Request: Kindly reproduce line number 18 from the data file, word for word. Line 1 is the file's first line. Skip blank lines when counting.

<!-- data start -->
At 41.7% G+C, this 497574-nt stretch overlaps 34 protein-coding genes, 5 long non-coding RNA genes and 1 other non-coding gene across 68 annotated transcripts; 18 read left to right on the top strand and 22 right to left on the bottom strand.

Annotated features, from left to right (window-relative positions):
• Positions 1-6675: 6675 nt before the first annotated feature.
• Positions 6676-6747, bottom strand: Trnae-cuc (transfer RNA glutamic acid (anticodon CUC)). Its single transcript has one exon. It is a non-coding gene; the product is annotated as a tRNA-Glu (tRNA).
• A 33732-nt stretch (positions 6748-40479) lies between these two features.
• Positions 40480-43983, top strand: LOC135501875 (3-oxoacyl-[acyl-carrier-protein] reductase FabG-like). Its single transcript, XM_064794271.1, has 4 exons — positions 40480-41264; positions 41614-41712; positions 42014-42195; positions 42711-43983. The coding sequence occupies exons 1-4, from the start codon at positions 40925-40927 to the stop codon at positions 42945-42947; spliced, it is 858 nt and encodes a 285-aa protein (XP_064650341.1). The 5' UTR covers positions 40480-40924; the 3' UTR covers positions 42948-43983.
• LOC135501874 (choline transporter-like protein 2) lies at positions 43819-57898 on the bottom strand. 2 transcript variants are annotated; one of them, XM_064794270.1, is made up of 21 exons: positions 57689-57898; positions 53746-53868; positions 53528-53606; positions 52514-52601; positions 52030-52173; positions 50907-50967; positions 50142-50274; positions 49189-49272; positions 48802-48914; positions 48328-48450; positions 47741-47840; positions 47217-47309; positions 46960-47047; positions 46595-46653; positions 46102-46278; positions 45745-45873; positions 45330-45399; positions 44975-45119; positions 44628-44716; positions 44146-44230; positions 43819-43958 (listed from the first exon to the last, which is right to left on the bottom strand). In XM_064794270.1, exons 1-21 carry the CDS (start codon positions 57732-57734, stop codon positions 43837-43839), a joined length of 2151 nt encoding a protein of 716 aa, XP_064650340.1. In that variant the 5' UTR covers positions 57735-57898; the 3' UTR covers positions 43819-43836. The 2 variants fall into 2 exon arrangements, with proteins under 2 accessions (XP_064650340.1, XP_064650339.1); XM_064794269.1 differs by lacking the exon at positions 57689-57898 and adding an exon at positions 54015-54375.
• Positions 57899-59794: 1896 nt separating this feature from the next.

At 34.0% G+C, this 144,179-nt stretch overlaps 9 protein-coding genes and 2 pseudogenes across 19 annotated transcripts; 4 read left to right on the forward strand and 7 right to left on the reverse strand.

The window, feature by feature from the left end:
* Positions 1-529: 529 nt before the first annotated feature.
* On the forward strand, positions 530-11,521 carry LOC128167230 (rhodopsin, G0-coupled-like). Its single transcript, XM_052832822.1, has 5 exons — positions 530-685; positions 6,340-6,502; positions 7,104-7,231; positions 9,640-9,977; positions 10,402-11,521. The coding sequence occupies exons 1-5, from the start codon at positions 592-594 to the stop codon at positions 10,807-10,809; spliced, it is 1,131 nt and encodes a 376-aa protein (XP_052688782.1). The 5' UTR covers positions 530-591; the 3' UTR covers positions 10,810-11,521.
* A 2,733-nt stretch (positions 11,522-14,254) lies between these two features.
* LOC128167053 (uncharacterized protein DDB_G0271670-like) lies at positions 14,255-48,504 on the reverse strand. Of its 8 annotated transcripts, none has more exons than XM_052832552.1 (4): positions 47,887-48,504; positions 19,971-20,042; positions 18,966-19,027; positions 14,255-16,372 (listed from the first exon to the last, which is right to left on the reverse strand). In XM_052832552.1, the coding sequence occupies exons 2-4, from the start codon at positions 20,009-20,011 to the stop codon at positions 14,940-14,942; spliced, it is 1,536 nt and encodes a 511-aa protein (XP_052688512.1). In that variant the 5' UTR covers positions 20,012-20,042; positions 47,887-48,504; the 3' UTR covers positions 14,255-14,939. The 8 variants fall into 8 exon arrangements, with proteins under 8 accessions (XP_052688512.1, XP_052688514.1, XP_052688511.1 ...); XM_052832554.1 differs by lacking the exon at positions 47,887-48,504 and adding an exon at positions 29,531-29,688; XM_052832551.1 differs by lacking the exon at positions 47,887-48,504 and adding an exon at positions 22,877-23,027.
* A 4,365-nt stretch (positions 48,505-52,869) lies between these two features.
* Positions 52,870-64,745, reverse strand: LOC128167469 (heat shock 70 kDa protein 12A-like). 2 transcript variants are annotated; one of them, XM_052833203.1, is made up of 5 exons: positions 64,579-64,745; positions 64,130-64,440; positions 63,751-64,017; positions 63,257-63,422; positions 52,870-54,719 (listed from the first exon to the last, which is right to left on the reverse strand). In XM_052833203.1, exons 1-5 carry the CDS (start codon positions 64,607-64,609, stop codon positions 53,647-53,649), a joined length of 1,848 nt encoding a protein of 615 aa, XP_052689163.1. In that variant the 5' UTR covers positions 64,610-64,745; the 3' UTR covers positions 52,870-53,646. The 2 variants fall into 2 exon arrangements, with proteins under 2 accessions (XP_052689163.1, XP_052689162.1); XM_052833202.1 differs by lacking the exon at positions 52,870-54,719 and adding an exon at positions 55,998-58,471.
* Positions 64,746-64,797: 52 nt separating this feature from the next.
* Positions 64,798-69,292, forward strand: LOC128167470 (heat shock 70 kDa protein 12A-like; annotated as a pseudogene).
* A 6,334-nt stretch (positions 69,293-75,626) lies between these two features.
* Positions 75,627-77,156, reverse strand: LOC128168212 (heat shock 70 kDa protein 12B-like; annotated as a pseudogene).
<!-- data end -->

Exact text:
* Positions 64,798-69,292, forward strand: LOC128167470 (heat shock 70 kDa protein 12A-like; annotated as a pseudogene).